Affiliations Department of Oncology, Shanghai Medical College, Fudan University, Shanghai, China, Tissue Bank, Department of Pathology, Shanghai Cancer Center, Fudan University, Shanghai, China

  • Yanzi Gu,

    Affiliations Department of Oncology, Shanghai Medical College, Fudan University, Shanghai, China, Tissue Bank, Department of Pathology, Shanghai Cancer Center, Fudan University, Shanghai, China

  • Yayun Chi,

    Affiliations Department of Oncology, Shanghai Medical College, Fudan University, Shanghai, China, Key Laboratory of Breast Cancer in Shanghai, Shanghai Cancer Center, Fudan University, Shanghai, China

  • Xia Yan,

    Affiliations Department of Breast Surgery, Shanghai Cancer Center, Fudan University, Shanghai, China, Department of Oncology, Shanghai Medical College, Fudan University, Shanghai, China

  • Qixia Han,

    Affiliations Department of Breast Surgery, Shanghai Cancer Center, Fudan University, Shanghai, China, Department of Oncology, Shanghai Medical College, Fudan University, Shanghai, China

  • Zhenzhou Shen,

    Affiliations Department of Breast Surgery, Shanghai Cancer Center, Fudan University, Shanghai, China, Department of Oncology, Shanghai Medical College, Fudan University, Shanghai, China

  • Zhimin Shao,

    Affiliations Department of Breast Surgery, Shanghai Cancer Center, Fudan University, Shanghai, China, Department of Oncology, Shanghai Medical College, Fudan University, Shanghai, China, Key Laboratory of Breast Cancer in Shanghai, Shanghai Cancer Center, Fudan University, Shanghai, China

  •  [ ... ],
  • Zhen Hu

    hzhenhu@yahoo.com

    Affiliations Department of Breast Surgery, Shanghai Cancer Center, Fudan University, Shanghai, China, Department of Oncology, Shanghai Medical College, Fudan University, Shanghai, China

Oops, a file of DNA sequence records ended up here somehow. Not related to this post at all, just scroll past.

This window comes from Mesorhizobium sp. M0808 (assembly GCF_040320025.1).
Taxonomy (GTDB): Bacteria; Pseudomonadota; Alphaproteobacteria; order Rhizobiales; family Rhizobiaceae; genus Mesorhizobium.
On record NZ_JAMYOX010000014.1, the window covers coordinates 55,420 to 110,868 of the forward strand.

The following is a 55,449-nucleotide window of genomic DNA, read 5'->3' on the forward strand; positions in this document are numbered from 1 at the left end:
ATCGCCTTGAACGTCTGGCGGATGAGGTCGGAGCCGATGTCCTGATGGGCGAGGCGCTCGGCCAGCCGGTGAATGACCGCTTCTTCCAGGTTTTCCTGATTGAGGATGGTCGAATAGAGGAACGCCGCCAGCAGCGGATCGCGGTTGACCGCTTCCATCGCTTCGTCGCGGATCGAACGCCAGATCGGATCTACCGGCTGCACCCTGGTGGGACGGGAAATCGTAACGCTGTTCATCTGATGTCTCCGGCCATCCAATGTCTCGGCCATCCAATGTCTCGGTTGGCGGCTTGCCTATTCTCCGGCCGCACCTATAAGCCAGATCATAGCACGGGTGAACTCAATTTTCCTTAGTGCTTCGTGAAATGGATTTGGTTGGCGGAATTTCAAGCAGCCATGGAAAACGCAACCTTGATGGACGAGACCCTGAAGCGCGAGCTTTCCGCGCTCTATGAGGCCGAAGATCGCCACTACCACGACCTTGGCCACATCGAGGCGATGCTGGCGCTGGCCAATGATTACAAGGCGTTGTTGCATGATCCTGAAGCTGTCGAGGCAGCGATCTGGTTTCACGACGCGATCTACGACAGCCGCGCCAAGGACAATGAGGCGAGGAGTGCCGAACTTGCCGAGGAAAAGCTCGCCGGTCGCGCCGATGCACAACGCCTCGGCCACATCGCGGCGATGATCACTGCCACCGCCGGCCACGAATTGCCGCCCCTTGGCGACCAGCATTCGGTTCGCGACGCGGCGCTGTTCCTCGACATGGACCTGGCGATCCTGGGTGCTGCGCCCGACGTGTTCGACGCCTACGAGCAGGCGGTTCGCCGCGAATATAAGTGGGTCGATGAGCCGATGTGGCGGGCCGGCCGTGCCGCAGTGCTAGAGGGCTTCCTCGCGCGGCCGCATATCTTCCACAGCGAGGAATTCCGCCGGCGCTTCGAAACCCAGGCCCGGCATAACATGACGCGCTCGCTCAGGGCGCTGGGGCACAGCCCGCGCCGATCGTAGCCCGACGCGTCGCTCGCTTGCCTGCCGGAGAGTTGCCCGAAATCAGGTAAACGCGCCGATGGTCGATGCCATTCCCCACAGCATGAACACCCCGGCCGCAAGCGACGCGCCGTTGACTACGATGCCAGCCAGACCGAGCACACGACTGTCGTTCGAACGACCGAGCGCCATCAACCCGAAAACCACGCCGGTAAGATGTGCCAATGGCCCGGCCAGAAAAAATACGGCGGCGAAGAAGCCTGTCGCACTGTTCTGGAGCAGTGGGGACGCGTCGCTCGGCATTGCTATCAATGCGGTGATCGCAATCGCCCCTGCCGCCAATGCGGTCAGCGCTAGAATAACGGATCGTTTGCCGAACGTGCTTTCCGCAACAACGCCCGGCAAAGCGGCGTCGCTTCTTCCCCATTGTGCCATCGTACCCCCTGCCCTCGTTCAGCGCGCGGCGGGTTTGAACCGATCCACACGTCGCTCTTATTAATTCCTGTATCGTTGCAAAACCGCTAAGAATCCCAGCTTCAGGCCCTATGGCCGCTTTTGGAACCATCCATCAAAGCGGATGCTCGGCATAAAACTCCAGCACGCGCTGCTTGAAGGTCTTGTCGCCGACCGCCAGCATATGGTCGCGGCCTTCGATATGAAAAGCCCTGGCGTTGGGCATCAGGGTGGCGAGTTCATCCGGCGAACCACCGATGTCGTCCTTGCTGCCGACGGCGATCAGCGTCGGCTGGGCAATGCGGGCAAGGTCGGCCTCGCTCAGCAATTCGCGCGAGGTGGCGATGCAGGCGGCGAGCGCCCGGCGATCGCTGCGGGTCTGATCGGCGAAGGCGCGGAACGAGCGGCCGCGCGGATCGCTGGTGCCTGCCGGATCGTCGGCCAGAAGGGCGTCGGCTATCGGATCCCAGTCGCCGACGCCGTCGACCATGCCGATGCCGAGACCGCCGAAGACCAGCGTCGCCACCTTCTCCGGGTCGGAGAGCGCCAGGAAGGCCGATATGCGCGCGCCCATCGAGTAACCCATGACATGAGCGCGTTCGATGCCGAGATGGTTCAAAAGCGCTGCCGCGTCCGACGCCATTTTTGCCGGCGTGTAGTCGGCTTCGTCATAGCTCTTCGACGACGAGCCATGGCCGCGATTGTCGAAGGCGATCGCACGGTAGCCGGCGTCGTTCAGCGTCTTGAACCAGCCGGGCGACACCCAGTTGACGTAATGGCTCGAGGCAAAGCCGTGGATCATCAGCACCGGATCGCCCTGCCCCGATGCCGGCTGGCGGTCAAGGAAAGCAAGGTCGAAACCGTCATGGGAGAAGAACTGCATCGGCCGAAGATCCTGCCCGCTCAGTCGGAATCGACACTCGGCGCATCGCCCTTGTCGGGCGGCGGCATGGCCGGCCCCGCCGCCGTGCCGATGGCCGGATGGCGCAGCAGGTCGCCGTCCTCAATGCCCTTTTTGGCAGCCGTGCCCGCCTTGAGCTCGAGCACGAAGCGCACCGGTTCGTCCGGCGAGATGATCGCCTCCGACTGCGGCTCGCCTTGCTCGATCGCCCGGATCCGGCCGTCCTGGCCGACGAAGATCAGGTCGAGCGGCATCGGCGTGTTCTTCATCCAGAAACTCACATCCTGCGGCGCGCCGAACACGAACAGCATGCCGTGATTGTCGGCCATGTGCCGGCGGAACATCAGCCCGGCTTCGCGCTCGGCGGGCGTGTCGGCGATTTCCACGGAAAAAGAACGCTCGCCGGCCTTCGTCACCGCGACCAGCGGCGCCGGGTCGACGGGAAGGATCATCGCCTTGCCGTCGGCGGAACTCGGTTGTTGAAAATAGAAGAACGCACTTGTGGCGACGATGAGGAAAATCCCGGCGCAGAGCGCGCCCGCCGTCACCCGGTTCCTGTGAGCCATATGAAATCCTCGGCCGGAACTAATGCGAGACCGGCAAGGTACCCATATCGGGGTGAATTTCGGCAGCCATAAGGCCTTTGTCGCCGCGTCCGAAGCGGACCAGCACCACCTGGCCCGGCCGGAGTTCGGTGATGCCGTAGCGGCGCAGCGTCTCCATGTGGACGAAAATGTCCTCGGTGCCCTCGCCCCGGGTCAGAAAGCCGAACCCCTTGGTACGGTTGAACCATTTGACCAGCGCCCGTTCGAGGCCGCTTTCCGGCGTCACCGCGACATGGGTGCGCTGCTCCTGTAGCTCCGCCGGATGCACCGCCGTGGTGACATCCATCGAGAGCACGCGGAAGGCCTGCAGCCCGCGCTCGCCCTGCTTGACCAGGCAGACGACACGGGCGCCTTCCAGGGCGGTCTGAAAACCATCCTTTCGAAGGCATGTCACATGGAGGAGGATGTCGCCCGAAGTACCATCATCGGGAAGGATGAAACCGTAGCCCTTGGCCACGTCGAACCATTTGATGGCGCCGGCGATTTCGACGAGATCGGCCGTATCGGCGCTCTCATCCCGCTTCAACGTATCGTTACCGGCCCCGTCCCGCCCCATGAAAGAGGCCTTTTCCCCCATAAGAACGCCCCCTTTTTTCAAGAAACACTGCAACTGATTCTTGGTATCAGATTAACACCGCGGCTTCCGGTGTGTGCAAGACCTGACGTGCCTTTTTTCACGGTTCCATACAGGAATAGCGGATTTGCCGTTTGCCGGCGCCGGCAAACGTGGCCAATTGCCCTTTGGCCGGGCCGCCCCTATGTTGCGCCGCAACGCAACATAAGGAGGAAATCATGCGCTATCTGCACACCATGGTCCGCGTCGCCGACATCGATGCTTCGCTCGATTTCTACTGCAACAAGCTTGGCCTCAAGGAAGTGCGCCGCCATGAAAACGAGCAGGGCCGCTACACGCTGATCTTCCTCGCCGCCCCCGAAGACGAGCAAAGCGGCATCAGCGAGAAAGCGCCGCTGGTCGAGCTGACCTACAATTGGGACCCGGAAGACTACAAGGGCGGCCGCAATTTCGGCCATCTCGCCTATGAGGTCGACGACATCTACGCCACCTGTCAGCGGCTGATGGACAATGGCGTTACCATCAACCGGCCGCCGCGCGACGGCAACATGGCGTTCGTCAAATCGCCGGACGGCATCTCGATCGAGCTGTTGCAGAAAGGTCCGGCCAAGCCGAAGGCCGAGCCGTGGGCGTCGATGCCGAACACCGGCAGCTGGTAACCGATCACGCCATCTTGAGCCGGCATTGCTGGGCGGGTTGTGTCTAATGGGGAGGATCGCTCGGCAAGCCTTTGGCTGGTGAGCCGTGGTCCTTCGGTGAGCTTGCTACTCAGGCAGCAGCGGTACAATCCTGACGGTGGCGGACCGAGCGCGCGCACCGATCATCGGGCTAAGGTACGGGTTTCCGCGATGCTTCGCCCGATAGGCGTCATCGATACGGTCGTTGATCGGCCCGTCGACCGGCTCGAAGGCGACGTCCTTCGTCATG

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Identification of a Comprehensive Spectrum of Genetic Factors for Hereditary Breast Cancer in a Chinese Population by Next-Generation Sequencing

  • Xiaochen Yang, 
  • Jiong Wu, 
  • Jingsong Lu, 
  • Guangyu Liu, 
  • Genhong Di, 
  • Canming Chen, 
  • Yifeng Hou, 
  • Menghong Sun, 
  • Wentao Yang, 
  • Xiaojing Xu
PLOS
x

Abstract

The genetic etiology of hereditary breast cancer has not been fully elucidated. Although germline mutations of high-penetrance genes such as BRCA1/2 are implicated in development of hereditary breast cancers, at least half of all breast cancer families are not linked to these genes. To identify a comprehensive spectrum of genetic factors for hereditary breast cancer in a Chinese population, we performed an analysis of germline mutations in 2,165 coding exons of 152 genes associated with hereditary cancer using next-generation sequencing (NGS) in 99 breast cancer patients from families of cancer patients regardless of cancer types. Forty-two deleterious germline mutations were identified in 21 genes of 34 patients, including 18 (18.2%) BRCA1 or BRCA2 mutations, 3 (3%) TP53 mutations, 5 (5.1%) DNA mismatch repair gene mutations, 1 (1%) CDH1 mutation, 6 (6.1%) Fanconi anemia pathway gene mutations, and 9 (9.1%) mutations in other genes. Of seven patients who carried mutations in more than one gene, 4 were BRCA1/2 mutation carriers, and their average onset age was much younger than patients with only BRCA1/2 mutations. Almost all identified high-penetrance gene mutations in those families fulfill the typical phenotypes of hereditary cancer syndromes listed in the National Comprehensive Cancer Network (NCCN) guidelines, except two TP53 and three mismatch repair gene mutations. Furthermore, functional studies of MSH3 germline mutations confirmed the association between MSH3 mutation and tumorigenesis, and segregation analysis suggested antagonism between BRCA1 and MSH3. We also identified a lot of low-penetrance gene mutations. Although the clinical significance of those newly identified low-penetrance gene mutations has not been fully appreciated yet, these new findings do provide valuable epidemiological information for the future studies. Together, these findings highlight the importance of genetic testing based on NCCN guidelines and a multi-gene analysis using NGS may be a supplement to traditional genetic counseling.